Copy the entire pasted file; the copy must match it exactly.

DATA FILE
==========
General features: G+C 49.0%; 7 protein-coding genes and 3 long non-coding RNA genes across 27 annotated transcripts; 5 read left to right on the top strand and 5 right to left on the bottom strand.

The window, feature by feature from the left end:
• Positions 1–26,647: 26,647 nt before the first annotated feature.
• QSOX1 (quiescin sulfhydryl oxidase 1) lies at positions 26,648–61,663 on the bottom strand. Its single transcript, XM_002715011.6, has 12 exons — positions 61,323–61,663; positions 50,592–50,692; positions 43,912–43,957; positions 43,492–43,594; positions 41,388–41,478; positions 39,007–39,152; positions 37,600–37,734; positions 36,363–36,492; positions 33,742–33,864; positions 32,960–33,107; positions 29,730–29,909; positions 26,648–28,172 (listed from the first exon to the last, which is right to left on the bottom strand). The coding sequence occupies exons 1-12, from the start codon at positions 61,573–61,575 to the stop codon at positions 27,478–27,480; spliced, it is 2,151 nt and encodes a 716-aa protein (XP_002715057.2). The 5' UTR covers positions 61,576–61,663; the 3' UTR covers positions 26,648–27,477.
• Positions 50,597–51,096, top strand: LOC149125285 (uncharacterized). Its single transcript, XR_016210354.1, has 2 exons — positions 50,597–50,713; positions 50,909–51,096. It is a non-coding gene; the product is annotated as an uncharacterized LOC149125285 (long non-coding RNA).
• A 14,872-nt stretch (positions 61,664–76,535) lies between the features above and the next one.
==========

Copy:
General features: G+C 49.0%; 7 protein-coding genes and 3 long non-coding RNA genes across 27 annotated transcripts; 5 read left to right on the top strand and 5 right to left on the bottom strand.

The window, feature by feature from the left end:
• Positions 1–26,647: 26,647 nt before the first annotated feature.
• QSOX1 (quiescin sulfhydryl oxidase 1) lies at positions 26,648–61,663 on the bottom strand. Its single transcript, XM_002715011.6, has 12 exons — positions 61,323–61,663; positions 50,592–50,692; positions 43,912–43,957; positions 43,492–43,594; positions 41,388–41,478; positions 39,007–39,152; positions 37,600–37,734; positions 36,363–36,492; positions 33,742–33,864; positions 32,960–33,107; positions 29,730–29,909; positions 26,648–28,172 (listed from the first exon to the last, which is right to left on the bottom strand). The coding sequence occupies exons 1-12, from the start codon at positions 61,573–61,575 to the stop codon at positions 27,478–27,480; spliced, it is 2,151 nt and encodes a 716-aa protein (XP_002715057.2). The 5' UTR covers positions 61,576–61,663; the 3' UTR covers positions 26,648–27,477.
• Positions 50,597–51,096, top strand: LOC149125285 (uncharacterized). Its single transcript, XR_016210354.1, has 2 exons — positions 50,597–50,713; positions 50,909–51,096. It is a non-coding gene; the product is annotated as an uncharacterized LOC149125285 (long non-coding RNA).
• A 14,872-nt stretch (positions 61,664–76,535) lies between the features above and the next one.